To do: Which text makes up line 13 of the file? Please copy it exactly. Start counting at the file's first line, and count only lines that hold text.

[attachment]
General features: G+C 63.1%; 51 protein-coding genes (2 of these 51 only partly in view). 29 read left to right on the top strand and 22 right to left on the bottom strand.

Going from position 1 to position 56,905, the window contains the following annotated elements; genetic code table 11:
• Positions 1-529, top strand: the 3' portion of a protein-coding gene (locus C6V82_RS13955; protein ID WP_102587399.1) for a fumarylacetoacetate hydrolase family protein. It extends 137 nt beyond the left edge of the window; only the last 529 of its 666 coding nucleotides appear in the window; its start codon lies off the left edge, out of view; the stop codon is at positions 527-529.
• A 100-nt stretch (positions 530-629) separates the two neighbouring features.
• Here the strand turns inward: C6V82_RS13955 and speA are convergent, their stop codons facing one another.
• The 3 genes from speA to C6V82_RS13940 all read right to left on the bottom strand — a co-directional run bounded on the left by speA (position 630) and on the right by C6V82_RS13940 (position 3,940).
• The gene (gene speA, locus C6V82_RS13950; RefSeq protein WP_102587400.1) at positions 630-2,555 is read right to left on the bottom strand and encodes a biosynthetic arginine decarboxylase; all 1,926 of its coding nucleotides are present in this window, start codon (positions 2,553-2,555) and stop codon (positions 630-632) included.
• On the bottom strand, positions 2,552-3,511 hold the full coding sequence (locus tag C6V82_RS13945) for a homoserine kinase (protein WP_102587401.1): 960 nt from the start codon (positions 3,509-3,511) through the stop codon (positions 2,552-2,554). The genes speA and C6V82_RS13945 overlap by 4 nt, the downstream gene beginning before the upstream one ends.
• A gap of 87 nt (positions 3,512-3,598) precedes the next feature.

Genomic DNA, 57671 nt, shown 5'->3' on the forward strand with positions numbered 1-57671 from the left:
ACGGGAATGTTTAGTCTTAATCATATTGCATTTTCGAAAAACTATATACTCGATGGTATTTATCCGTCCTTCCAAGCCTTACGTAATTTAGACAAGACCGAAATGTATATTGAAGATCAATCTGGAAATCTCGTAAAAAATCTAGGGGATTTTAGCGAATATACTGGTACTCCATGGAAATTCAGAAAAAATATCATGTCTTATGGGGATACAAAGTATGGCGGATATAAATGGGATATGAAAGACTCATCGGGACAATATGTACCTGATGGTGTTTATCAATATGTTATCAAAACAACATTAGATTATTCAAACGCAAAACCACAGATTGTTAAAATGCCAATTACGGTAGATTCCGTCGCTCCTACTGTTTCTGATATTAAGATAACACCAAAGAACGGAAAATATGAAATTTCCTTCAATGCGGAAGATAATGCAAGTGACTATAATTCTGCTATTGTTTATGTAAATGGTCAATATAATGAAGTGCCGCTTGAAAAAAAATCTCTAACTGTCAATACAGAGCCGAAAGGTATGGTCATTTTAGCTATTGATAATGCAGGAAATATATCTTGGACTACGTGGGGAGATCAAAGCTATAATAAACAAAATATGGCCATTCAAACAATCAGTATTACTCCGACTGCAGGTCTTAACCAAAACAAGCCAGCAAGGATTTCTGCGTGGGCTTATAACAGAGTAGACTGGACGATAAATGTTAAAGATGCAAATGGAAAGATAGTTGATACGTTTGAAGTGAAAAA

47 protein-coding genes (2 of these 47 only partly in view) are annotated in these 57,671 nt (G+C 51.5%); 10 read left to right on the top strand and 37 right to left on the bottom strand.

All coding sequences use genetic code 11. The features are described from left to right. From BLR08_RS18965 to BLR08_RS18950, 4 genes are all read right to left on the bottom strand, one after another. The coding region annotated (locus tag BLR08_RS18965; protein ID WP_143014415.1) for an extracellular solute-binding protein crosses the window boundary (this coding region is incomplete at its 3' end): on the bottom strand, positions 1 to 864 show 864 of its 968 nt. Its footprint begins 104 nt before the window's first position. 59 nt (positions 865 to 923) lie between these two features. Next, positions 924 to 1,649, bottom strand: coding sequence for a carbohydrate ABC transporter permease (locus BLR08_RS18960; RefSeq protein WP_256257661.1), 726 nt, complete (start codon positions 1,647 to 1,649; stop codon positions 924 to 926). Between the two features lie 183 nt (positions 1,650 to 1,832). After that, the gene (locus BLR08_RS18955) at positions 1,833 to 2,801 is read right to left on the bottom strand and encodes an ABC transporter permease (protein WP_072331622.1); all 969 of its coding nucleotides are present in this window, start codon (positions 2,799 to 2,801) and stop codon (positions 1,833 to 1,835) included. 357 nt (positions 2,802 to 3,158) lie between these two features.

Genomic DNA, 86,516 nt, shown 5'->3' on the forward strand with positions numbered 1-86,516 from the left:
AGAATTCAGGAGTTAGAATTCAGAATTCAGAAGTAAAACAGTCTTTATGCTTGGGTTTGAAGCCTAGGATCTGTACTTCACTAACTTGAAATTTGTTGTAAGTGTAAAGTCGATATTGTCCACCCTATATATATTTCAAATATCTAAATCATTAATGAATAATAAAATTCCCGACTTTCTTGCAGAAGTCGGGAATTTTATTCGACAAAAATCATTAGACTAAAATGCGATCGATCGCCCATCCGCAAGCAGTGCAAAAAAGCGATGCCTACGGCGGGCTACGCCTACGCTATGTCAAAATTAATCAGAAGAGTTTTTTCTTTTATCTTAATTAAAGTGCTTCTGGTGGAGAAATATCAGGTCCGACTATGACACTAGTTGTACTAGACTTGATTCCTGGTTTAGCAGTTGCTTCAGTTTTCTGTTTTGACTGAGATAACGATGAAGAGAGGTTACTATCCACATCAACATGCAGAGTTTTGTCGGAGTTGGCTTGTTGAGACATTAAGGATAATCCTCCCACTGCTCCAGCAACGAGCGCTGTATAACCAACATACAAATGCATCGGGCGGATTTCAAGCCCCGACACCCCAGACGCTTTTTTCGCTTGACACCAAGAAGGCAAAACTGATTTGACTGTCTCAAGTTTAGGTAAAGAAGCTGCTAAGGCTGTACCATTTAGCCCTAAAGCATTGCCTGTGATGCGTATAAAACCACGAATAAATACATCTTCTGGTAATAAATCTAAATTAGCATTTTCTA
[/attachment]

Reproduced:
All coding sequences use genetic code 11. The features are described from left to right. From BLR08_RS18965 to BLR08_RS18950, 4 genes are all read right to left on the bottom strand, one after another. The coding region annotated (locus tag BLR08_RS18965; protein ID WP_143014415.1) for an extracellular solute-binding protein crosses the window boundary (this coding region is incomplete at its 3' end): on the bottom strand, positions 1 to 864 show 864 of its 968 nt. Its footprint begins 104 nt before the window's first position. 59 nt (positions 865 to 923) lie between these two features. Next, positions 924 to 1,649, bottom strand: coding sequence for a carbohydrate ABC transporter permease (locus BLR08_RS18960; RefSeq protein WP_256257661.1), 726 nt, complete (start codon positions 1,647 to 1,649; stop codon positions 924 to 926). Between the two features lie 183 nt (positions 1,650 to 1,832). After that, the gene (locus BLR08_RS18955) at positions 1,833 to 2,801 is read right to left on the bottom strand and encodes an ABC transporter permease (protein WP_072331622.1); all 969 of its coding nucleotides are present in this window, start codon (positions 2,799 to 2,801) and stop codon (positions 1,833 to 1,835) included. 357 nt (positions 2,802 to 3,158) lie between these two features.